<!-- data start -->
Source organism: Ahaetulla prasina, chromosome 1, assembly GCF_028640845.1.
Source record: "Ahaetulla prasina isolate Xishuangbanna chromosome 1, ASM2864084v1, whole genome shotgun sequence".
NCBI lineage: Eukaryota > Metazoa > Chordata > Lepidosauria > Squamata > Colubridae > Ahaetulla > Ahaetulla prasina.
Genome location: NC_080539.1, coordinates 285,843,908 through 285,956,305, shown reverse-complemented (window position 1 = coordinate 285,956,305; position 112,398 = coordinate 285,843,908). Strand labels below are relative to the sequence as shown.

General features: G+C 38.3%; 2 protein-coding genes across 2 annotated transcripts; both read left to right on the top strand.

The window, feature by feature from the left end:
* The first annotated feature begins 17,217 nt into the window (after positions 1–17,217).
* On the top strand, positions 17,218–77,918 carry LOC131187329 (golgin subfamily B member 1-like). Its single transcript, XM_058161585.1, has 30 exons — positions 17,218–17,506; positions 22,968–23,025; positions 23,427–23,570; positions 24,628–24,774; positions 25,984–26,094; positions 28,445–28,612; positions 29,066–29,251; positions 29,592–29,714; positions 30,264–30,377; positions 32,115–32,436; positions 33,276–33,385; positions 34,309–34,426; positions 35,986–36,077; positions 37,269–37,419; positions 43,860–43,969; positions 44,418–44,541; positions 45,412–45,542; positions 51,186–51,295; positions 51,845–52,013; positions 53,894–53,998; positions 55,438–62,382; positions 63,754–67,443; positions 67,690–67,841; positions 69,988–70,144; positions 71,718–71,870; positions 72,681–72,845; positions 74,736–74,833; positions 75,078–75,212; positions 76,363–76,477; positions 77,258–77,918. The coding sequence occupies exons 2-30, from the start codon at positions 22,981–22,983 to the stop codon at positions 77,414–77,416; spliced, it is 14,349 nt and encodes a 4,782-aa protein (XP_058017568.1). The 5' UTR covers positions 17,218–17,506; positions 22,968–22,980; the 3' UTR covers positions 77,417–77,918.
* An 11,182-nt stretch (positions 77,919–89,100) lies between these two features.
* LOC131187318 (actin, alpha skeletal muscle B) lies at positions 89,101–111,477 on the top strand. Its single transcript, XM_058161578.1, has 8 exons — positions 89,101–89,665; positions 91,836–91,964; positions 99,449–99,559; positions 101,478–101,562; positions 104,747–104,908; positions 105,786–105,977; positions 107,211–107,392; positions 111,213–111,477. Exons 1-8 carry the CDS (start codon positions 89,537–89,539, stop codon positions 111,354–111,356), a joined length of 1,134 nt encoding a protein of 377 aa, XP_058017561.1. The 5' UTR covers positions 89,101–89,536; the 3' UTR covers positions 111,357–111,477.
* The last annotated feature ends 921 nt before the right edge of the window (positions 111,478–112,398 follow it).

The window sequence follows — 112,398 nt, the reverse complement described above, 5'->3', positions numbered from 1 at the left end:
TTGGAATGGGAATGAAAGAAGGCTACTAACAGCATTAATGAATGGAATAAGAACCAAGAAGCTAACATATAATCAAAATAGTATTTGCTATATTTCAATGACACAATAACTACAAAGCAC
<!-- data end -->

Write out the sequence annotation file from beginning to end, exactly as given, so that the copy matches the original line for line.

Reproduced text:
Source organism: Ahaetulla prasina, chromosome 1, assembly GCF_028640845.1.
Source record: "Ahaetulla prasina isolate Xishuangbanna chromosome 1, ASM2864084v1, whole genome shotgun sequence".
NCBI lineage: Eukaryota > Metazoa > Chordata > Lepidosauria > Squamata > Colubridae > Ahaetulla > Ahaetulla prasina.
Genome location: NC_080539.1, coordinates 285,843,908 through 285,956,305, shown reverse-complemented (window position 1 = coordinate 285,956,305; position 112,398 = coordinate 285,843,908). Strand labels below are relative to the sequence as shown.

General features: G+C 38.3%; 2 protein-coding genes across 2 annotated transcripts; both read left to right on the top strand.

The window, feature by feature from the left end:
* The first annotated feature begins 17,217 nt into the window (after positions 1–17,217).
* On the top strand, positions 17,218–77,918 carry LOC131187329 (golgin subfamily B member 1-like). Its single transcript, XM_058161585.1, has 30 exons — positions 17,218–17,506; positions 22,968–23,025; positions 23,427–23,570; positions 24,628–24,774; positions 25,984–26,094; positions 28,445–28,612; positions 29,066–29,251; positions 29,592–29,714; positions 30,264–30,377; positions 32,115–32,436; positions 33,276–33,385; positions 34,309–34,426; positions 35,986–36,077; positions 37,269–37,419; positions 43,860–43,969; positions 44,418–44,541; positions 45,412–45,542; positions 51,186–51,295; positions 51,845–52,013; positions 53,894–53,998; positions 55,438–62,382; positions 63,754–67,443; positions 67,690–67,841; positions 69,988–70,144; positions 71,718–71,870; positions 72,681–72,845; positions 74,736–74,833; positions 75,078–75,212; positions 76,363–76,477; positions 77,258–77,918. The coding sequence occupies exons 2-30, from the start codon at positions 22,981–22,983 to the stop codon at positions 77,414–77,416; spliced, it is 14,349 nt and encodes a 4,782-aa protein (XP_058017568.1). The 5' UTR covers positions 17,218–17,506; positions 22,968–22,980; the 3' UTR covers positions 77,417–77,918.
* An 11,182-nt stretch (positions 77,919–89,100) lies between these two features.
* LOC131187318 (actin, alpha skeletal muscle B) lies at positions 89,101–111,477 on the top strand. Its single transcript, XM_058161578.1, has 8 exons — positions 89,101–89,665; positions 91,836–91,964; positions 99,449–99,559; positions 101,478–101,562; positions 104,747–104,908; positions 105,786–105,977; positions 107,211–107,392; positions 111,213–111,477. Exons 1-8 carry the CDS (start codon positions 89,537–89,539, stop codon positions 111,354–111,356), a joined length of 1,134 nt encoding a protein of 377 aa, XP_058017561.1. The 5' UTR covers positions 89,101–89,536; the 3' UTR covers positions 111,357–111,477.
* The last annotated feature ends 921 nt before the right edge of the window (positions 111,478–112,398 follow it).

The window sequence follows — 112,398 nt, the reverse complement described above, 5'->3', positions numbered from 1 at the left end:
TTGGAATGGGAATGAAAGAAGGCTACTAACAGCATTAATGAATGGAATAAGAACCAAGAAGCTAACATATAATCAAAATAGTATTTGCTATATTTCAATGACACAATAACTACAAAGCAC